G4S protecting vulnerable children? Tell Gove it’s a bad idea

The likes of Atos and Capita could soon get their hands on child protetection.

The likes of Atos and Capita could soon get their hands on child protetection

Michael Gove’s proposal to delegate child protection is clearly not based on compassion for the country’s most vulnerable children or a desire to support the social workers whose job it is to protect them from neglect and abuse.

It seems more likely to be motivated by the government’s stated commitment in its consultation document to a ‘global race’ in which we tender out crucial and world-beating public services to the lowest bidder in the hope of a permanently ‘leaner state’.

The weekend before last, a who’s who of social work academics wrote to the Guardian to warn how disastrous the privatisation of child protection services would be. Eileen Munroe, author of a seminal review of child protection in 2012, is unequivocal about what she thinks: “It’s a bad idea”.

Having originally commissioned and supported the findings of her report, the government has unmoored itself from Eileen Munroe’s work in the time since.

To try and guess where Gove’s department is headed with this, we need only remind ourselves of the coalition’s record. They have backtracked on commitments to the NHS and to early intervention programmes, gutted local budgets, and green-lighted G4S and Serco to bid for more government contracts despite serial failure and fraud.

Children and families minister Edward Timpson, responding to a deluge of concerns about the proposal, stressed the role that social enterprises and voluntary organisations could play in child protection: “An independent organisation, a charity or a mutual” could do it.

Conspicuous by its absence was any mention of the much larger companies, the likes of Virgin Care or Care UK, Serco or G4S, to whom the proposal does not bar entry. The clarification, which neglects to mention this and presents smaller, socially motivated enterprises as the government’s ideal business partners is not reassuring.

Before local authority budgets for intervention in problems like mental health, substance abuse and early pregnancy were skimmed off to pay for headline-winning pet projects, councils were told they could keep services like elderly care homes and Sure Start centres open should they want to. No one was forcing them to close services, they would just have to ‘do more with less’ funding.

Councils are now getting the same message on the issue of child protection, only turned inside-out.

No one will force them to delegate the difficult and costly responsibility of taking children into care, but they could contract it out to the lowest bidder, save themselves money and free up their budgets should they want to. The consultation does not say that third party providers have to be qualified social workers – so this may be a case of saving money today with a greater cost for tomorrow.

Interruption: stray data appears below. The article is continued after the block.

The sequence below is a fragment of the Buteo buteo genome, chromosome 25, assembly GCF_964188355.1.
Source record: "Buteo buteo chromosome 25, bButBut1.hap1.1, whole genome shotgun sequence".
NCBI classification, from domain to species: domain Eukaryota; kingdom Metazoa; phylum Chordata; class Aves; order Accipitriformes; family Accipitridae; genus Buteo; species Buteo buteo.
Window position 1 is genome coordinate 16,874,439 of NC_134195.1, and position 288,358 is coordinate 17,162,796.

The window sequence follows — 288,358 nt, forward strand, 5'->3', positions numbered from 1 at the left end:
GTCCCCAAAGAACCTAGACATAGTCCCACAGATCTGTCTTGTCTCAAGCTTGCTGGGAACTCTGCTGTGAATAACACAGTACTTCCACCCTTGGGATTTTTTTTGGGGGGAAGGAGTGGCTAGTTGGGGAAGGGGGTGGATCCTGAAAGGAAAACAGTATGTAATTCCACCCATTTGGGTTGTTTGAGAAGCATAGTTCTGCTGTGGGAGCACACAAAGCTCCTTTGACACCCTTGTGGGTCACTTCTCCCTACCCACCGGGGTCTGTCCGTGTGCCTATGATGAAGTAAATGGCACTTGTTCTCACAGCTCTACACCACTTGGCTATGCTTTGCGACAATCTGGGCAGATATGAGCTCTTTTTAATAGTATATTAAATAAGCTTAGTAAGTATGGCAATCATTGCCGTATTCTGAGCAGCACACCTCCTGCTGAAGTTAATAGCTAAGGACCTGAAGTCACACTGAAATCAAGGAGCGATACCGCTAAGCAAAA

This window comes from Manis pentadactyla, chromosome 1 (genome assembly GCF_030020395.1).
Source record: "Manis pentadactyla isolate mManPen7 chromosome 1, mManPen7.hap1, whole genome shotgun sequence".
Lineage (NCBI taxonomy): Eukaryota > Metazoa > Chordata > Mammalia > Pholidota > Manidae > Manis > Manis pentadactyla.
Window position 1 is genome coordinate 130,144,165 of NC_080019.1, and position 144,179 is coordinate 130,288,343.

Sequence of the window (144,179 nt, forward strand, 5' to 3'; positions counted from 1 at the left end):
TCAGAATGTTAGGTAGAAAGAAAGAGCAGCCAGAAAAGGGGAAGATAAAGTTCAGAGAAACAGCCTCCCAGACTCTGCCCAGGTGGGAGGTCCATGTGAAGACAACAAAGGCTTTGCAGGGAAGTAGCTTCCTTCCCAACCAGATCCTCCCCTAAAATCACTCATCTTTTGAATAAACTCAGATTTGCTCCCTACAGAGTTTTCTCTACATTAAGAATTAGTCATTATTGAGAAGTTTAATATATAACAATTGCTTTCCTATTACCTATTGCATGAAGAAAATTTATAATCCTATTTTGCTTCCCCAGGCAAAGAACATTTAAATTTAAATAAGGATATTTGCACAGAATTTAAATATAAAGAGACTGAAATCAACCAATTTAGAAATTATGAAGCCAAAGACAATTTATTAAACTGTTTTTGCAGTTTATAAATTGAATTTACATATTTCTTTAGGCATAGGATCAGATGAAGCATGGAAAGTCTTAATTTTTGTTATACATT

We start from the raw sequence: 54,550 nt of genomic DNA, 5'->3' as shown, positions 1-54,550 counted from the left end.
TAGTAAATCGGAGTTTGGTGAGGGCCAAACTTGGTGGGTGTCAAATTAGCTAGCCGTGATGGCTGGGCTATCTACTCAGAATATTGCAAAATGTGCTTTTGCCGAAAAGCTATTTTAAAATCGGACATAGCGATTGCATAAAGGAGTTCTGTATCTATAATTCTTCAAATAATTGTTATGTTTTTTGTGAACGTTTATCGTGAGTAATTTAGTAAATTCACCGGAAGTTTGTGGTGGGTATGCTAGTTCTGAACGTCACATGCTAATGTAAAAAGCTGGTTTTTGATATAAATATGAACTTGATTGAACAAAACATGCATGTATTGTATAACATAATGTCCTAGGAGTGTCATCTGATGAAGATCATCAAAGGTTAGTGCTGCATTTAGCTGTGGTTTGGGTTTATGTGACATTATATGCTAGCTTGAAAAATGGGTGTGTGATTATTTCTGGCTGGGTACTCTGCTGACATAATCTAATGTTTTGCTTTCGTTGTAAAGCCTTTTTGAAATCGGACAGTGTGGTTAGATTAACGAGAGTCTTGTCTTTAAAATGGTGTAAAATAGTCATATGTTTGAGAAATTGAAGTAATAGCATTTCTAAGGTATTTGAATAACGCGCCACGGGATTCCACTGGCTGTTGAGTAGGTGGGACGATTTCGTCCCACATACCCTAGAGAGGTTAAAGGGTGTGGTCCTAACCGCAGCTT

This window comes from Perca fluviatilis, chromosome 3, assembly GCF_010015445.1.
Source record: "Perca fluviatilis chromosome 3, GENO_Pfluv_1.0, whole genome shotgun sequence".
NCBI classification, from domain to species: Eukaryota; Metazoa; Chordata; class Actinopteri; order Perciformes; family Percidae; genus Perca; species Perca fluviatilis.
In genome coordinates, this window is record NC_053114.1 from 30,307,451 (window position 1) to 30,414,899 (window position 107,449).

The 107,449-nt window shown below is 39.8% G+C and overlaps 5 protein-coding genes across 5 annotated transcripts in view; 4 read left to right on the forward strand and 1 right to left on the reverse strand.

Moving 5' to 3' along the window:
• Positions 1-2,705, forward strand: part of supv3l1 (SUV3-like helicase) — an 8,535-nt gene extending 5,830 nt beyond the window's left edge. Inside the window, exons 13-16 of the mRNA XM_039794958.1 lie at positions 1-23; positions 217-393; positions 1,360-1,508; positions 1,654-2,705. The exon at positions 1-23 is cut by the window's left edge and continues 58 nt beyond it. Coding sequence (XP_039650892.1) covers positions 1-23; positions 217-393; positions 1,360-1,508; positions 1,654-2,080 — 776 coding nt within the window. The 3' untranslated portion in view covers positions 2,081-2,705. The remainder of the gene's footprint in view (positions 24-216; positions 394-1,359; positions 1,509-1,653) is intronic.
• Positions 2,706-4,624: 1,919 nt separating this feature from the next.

It doesn’t take a wild leap of imagination to guess that some councils might contract out, and surely, whatever is said now about their inexperience or unsuitability for the job, the likes of Atos and Capita would want to get their hands on the profit that can be harvested from ‘naughty children’. Our polling certainly suggests the public wouldn’t put it past them.

Outsourcing can turn the issue of accountability into a grey area, to say the least. The second line of reassurance from Gove’s department is that Ofsted will inspect any outfit – charity, public or private – involved in carrying out statutory duties.

This sounds like a step in the right direction until one considers how inspections elsewhere diverge wildly with reality.

Moreover, clause 52 of Oliver Letwin’s deregulation bill would remove the need for Ofsted to keep a register of who was providing child protection services.

When this kind of information is missing the results are dismal and chaotic.

Councils like Brighton, Essex and Barnet were outsourcing care services early in the coalition’s term. Here you can hear how it’s going in Barnet, where disability services were privatised, from care workers facing a 10 per cent pay cut. Their words give a clear indication of where Gove’s plan could lead.

Children England has started a petition to ensure that the gravely serious statutory power to take children into care is not exposed to cut-throat and erratic market forces. You can sign it here.

In a sign of how murky and rushed this proposal is, you have until this Friday to share your thoughts on the Department for Education’s online consultation. Please have your say.

Edgar Smith writes for We Own It

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One Response to “G4S protecting vulnerable children? Tell Gove it’s a bad idea”

  1. swatnan

    Recommend Gove views ‘The History Boys’ to get an idea of what HistoryTeaching should really be about.

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